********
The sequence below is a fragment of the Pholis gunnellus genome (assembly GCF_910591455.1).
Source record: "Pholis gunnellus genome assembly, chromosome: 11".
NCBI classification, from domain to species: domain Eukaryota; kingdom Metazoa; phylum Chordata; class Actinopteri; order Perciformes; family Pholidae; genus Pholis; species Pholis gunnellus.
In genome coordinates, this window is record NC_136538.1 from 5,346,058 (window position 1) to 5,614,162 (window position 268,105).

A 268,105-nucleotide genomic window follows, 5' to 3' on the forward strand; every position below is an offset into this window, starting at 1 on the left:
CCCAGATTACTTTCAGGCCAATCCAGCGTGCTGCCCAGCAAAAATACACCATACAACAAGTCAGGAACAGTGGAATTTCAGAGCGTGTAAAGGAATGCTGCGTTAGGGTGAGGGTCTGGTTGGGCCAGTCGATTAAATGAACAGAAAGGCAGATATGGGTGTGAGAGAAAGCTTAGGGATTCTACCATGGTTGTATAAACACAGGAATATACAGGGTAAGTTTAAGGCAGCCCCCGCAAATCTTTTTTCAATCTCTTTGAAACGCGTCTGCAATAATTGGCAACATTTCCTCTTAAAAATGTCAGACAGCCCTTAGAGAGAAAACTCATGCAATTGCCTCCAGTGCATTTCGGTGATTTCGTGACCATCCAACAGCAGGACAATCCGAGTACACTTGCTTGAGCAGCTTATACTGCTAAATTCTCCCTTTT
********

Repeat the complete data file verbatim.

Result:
The sequence below is a fragment of the Pholis gunnellus genome (assembly GCF_910591455.1).
Source record: "Pholis gunnellus genome assembly, chromosome: 11".
NCBI classification, from domain to species: domain Eukaryota; kingdom Metazoa; phylum Chordata; class Actinopteri; order Perciformes; family Pholidae; genus Pholis; species Pholis gunnellus.
In genome coordinates, this window is record NC_136538.1 from 5,346,058 (window position 1) to 5,614,162 (window position 268,105).

A 268,105-nucleotide genomic window follows, 5' to 3' on the forward strand; every position below is an offset into this window, starting at 1 on the left:
CCCAGATTACTTTCAGGCCAATCCAGCGTGCTGCCCAGCAAAAATACACCATACAACAAGTCAGGAACAGTGGAATTTCAGAGCGTGTAAAGGAATGCTGCGTTAGGGTGAGGGTCTGGTTGGGCCAGTCGATTAAATGAACAGAAAGGCAGATATGGGTGTGAGAGAAAGCTTAGGGATTCTACCATGGTTGTATAAACACAGGAATATACAGGGTAAGTTTAAGGCAGCCCCCGCAAATCTTTTTTCAATCTCTTTGAAACGCGTCTGCAATAATTGGCAACATTTCCTCTTAAAAATGTCAGACAGCCCTTAGAGAGAAAACTCATGCAATTGCCTCCAGTGCATTTCGGTGATTTCGTGACCATCCAACAGCAGGACAATCCGAGTACACTTGCTTGAGCAGCTTATACTGCTAAATTCTCCCTTTT